The third son, Robert, during his student days gets involved with a cryptic proletarian sect called “the lambs.” They have sworn never to eat from the “sacrament of the buffalo”—the buffalo is the symbol of worldly authority, while the lambs, of course, represent the meek who have not yet inherited the earth. Practically all the book’s characters—and they are many—are divided into lambs or buffaloes, identified through a use of symbolism so involved and repetitious as to endanger, at times, the flow and verisimilitude of the narrative.

Robert Fähmel, the hero, is neither lamb nor buffalo in Böll’s mythology, but belongs to a rare third category. He is a “shepherd” called to “graze my lambs.” While still in school he gets mixed up in an anti-Nazi assassination plot, is whipped with barbed wire (Christ flayed with thorns?), flees the country, is amnestied (through family connections), and returns and settles down to a non-political life. During the war, he works as a demolition expert whose moment comes in 1944 when he is ordered to destroy German installations and “cultural monuments” in the path of the retreating army. His final prize is his father’s first great achievement, the abbey of St. Anthony’s, and he destroys it despite the misgivings of his superiors. Nothing seems more incongruous and contemptible to Fähmel than the scruples concerning the destruction of cultural monuments on the part of generals who never hesitated to send millions to their deaths. With the demolition of the abbey, Fähmel wants “to erect a monument for those who were not cultural monuments’ and concerning whose survival no official care had to be taken . . . a monument for the lambs whom nobody had grazed.”

Robert Fähmel’s son, then, unaware that it was his own father who had demolished St. Anthony’s, is helping to rebuild the abbey; accidentally, he learns of his father’s wartime deed. He decides to withdraw from his job—for reasons which remain obscure to him but are quite clear to the reader: the youngest member of the family refuses to be associated with the restoration of the old Germany.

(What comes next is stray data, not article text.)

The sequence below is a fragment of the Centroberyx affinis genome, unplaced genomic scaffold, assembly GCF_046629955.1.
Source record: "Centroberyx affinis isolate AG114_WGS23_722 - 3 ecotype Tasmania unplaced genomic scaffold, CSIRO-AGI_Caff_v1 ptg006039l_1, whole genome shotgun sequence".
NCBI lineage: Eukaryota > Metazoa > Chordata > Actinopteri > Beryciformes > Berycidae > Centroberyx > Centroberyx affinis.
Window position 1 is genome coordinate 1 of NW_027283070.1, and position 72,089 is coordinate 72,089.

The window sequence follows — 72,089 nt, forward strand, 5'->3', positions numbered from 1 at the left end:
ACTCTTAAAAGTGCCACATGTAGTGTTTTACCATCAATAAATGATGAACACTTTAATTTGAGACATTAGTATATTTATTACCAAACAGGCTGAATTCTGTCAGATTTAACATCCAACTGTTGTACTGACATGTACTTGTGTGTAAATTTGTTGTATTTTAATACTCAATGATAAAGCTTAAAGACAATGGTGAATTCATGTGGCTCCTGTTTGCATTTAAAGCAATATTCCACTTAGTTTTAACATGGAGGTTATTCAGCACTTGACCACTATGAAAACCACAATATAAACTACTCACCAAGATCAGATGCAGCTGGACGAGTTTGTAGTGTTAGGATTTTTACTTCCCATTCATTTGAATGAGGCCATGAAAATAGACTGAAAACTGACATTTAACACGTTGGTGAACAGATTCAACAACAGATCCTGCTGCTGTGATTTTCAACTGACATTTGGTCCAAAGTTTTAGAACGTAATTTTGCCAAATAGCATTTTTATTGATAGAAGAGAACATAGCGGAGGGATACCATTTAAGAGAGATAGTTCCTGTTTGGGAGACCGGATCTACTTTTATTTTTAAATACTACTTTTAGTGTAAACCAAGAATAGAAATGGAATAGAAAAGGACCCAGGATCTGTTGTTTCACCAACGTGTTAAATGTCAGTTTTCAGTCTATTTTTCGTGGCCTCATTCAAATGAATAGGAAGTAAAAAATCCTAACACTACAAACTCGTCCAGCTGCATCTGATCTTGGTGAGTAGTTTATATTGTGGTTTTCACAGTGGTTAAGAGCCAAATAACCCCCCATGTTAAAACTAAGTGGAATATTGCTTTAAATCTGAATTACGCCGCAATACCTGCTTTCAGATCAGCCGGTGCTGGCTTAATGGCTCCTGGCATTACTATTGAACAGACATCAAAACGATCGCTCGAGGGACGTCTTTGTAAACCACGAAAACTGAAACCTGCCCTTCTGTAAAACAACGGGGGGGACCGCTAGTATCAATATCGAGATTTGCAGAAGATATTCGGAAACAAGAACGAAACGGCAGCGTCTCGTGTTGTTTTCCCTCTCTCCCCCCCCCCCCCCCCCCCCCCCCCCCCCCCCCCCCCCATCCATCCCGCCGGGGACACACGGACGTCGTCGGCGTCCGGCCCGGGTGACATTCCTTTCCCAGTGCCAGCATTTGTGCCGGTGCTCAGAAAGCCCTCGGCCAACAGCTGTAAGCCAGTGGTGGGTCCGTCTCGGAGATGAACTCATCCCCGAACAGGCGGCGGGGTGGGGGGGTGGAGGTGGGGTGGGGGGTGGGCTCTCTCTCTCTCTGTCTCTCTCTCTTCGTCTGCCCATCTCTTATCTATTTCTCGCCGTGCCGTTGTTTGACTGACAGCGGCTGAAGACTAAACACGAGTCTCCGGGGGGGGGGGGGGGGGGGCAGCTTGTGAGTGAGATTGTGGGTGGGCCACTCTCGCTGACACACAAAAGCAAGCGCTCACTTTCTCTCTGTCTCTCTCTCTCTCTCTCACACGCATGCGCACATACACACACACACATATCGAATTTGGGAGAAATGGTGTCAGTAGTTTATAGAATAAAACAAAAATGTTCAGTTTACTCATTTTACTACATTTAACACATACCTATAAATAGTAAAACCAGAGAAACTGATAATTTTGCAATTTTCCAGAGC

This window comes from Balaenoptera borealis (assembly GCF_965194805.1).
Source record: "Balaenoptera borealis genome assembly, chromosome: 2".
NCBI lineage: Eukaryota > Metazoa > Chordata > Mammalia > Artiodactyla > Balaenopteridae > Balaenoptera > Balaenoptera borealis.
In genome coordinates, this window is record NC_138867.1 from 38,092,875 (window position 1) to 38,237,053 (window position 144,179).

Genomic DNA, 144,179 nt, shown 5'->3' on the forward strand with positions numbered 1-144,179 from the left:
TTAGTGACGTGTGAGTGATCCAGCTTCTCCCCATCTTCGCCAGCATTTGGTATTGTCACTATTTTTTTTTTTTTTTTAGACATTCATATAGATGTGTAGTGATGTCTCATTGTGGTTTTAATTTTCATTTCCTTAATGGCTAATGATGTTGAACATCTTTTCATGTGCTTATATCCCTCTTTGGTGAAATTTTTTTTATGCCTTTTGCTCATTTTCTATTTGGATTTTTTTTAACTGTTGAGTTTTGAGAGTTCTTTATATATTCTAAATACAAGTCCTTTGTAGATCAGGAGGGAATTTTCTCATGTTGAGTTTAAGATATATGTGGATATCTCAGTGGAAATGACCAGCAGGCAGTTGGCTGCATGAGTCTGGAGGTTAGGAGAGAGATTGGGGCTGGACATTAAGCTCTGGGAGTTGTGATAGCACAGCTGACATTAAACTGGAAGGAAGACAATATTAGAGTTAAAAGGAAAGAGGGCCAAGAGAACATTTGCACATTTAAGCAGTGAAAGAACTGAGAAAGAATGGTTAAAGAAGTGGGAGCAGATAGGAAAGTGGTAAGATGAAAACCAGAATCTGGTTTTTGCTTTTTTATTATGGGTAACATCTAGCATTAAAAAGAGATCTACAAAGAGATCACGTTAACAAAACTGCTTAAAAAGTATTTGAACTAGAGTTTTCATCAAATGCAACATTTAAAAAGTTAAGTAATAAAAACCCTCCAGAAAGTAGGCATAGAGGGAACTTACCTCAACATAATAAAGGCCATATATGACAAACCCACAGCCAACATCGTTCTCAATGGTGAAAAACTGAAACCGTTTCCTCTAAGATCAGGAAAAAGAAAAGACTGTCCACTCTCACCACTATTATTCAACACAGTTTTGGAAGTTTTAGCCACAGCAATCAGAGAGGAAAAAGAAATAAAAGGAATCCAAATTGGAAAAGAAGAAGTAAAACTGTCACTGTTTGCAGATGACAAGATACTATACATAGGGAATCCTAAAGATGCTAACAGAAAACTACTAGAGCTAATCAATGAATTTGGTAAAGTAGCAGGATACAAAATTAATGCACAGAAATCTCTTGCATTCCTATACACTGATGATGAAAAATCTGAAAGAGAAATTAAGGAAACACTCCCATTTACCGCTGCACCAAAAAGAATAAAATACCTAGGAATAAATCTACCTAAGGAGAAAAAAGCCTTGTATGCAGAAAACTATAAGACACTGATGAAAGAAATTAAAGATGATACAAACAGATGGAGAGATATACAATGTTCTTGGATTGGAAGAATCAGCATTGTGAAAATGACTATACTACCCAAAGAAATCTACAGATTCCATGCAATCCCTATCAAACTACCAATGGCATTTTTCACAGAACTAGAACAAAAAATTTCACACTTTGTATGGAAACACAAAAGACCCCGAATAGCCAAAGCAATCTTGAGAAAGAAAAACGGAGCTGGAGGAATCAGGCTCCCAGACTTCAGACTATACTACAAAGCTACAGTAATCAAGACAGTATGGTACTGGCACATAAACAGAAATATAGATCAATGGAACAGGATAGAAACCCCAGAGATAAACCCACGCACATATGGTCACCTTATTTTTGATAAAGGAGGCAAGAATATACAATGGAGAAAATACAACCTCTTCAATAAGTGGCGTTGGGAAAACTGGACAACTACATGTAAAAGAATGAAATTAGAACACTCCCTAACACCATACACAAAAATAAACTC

All of this is squeezed into the narrative of a single day in the life of Robert Fähmel. Like every other, this day begins with billiards at half-past nine, in the sanctum of a reserved hotel room. The billiards ritual, which gives the book its title, is a retreat in the theological sense of the word, in which Fähmel, isolated from his fellow men whom he has come to despise, “communes” with God through abstract patterns created by the course of the billiard balls and “confesses” to a page boy, his sole companion, who seems to be not so much flesh and blood as an incarnation of the lamb of God.

Robert Fähmel’s day comes to a close on a falling note. Three generations of the family, shrunk and battered by the catastrophes of the last fifty years, meet for their annual reunion, to take stock, so to speak, of their own—and Germany’s—reduced fortunes. As the book closes, the last we see of the family is a grand gesture of expiation by the old man for having partaken of the sacrament of the buffalo: the anniversary cake, shaped to look like the abbey of St. Anthony’s, has been brought in, and he cuts off the church steeple and hands it on a plate to his son.